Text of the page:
Tesla says robotaxis coming to United States roads next year

Elon Musk flaunts Tesla's latest self-driving technology, says robotaxis coming next year

Elon Musk flaunts Tesla's latest self-driving technology, says robotaxis coming next year

When asked how much autonomous technology is costing Tesla, Musk responded: "It's basically our entire expense structure". His newest big prediction: that Tesla will have self-driving cars on the road next year - without humans inside - operating in a so-called robotaxi fleet. But with Tesla facing mounting concerns about demand for its electric cars, the CEO said both the company and its customers will reap major monetary benefits once self-driving robotaxis are ready for prime time.

Tesla has announced an ambitious vision for its planned ride-sharing fleet, which will eventually pave the way for a $25,000 Model 3 Taxi that omits a steering wheel or other human controls.

No, though at an event where investors were hoping to be satisfied after vocal, and repeated claims about Tesla's autonomous future, it's not hard to imagine that some might have wanted to hear more definitives by the end of the day.

Central to this promise is a new microchip for self-driving vehicles unveiled by Musk on Monday during a webcast presentation. It's not the first time he's floated the idea; he tweeted about Tesla robotaxis earlier this month.

As Musk sees it, the business case for the Tesla Network is clear.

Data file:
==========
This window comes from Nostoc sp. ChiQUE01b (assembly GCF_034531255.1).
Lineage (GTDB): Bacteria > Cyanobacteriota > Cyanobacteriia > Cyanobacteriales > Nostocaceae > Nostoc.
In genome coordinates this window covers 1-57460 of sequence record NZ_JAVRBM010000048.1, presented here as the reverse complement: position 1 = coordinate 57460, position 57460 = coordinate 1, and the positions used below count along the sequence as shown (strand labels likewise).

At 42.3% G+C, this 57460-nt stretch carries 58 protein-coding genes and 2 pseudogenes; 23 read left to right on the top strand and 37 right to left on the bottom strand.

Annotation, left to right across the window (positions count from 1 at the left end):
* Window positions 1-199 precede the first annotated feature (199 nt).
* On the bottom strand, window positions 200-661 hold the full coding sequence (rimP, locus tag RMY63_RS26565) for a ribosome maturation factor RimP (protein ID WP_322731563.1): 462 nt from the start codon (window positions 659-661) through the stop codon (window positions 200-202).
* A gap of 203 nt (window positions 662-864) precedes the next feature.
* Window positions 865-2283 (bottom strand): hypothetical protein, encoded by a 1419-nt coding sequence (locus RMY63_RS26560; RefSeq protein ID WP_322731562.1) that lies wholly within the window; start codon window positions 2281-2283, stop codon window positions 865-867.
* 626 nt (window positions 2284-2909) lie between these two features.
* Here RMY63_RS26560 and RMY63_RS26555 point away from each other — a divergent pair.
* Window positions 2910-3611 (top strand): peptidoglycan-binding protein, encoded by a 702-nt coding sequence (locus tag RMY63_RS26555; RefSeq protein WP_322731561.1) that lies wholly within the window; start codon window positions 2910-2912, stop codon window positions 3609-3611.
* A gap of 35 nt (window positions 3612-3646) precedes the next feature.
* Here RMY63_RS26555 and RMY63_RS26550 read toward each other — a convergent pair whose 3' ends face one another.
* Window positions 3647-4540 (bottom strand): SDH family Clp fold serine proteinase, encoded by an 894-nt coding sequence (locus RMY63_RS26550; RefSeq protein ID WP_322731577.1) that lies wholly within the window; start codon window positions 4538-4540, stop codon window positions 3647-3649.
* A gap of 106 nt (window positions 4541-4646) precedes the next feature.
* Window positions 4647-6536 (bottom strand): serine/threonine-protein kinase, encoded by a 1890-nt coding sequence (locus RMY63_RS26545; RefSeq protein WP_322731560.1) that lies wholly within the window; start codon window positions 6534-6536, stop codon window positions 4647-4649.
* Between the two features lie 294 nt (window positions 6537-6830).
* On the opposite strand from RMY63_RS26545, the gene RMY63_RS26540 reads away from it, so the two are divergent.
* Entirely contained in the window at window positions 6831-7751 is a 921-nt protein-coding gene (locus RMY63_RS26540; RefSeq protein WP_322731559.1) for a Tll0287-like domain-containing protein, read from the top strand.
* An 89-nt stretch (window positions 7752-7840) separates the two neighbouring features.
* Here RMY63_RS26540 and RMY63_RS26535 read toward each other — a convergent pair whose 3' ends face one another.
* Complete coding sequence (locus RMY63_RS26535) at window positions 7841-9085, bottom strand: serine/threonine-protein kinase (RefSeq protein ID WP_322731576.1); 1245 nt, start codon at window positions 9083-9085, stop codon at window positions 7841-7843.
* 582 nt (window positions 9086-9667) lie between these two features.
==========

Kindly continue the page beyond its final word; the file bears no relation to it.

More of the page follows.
Tesla's stock sank by almost 4 per cent to close Monday at $262.75.

The network allows vehicles to recognize images, determine what objects are and figure out how to deal with them. To become fully self-driving, the cars also need a special computer that fits behind the glove box and is powered by a special chip Musk boasted is better than any other processor in the world "by a huge margin".

Tesla Inc.'s calling used to be bringing affordable electric cars to the masses. There will be a slight chance of some "fender benders", Musk acknowledged Monday, and indicated Tesla will be liable for accident caused by a vehicle under the control of its robot.

"People will die", Rajkumar predicted. "I think we'll make the moves you think we should make".

"The real-world is really weird and messy", Musk said.

Meanwhile, drivers can stand to earn $30,000 per year by participating in the Tesla Network, Musk said. Then, Tesla will need to get regulatory approval for the fully autonomous cars to drive on roads, something Musk predicted would happen in a few states by the end of next year.

The regulatory situation isn't so much a question of Tesla's cars "passing" federal approvals, because such a process doesn't really exist as yet.

California, Tesla's biggest US market, requires proof that fully autonomous cars can drive safely on public roads, but most other states aren't as stringent.

Still, Nvidia did offer praise for Tesla, saying it had just "raised the bar for self-driving computers".

April 22 - Musk predicts that "probably two years from now we'll make a auto with no steering wheels or pedals".

Teslas have been involved in a handful of crashes, some of them fatal, involving the use of the company's AutoPilot system.

Musk theorizes that a ride-hailing service similar to Uber and Lyft will boost Tesla's revenue and make it easier for the company to sell its cars to consumers who could effectively lower the cost of ownership by making money on the side.

Musk also laid out plans for the automaker's automated ride-sharing service, which he called a "robotaxi". Waymo launched a small, safety-driver monitored vehicle service in the Phoenix area late a year ago.

Pictured is a mock-up of a Tesla with no steering wheel.

The Waymo cars also have Lidar, something experts remain convinced must be part of any fully self-driving vehicle, despite Musk's colourful contentions otherwise.

Critics have said that Tesla's heavy reliance on camera-based systems won't work in poor weather.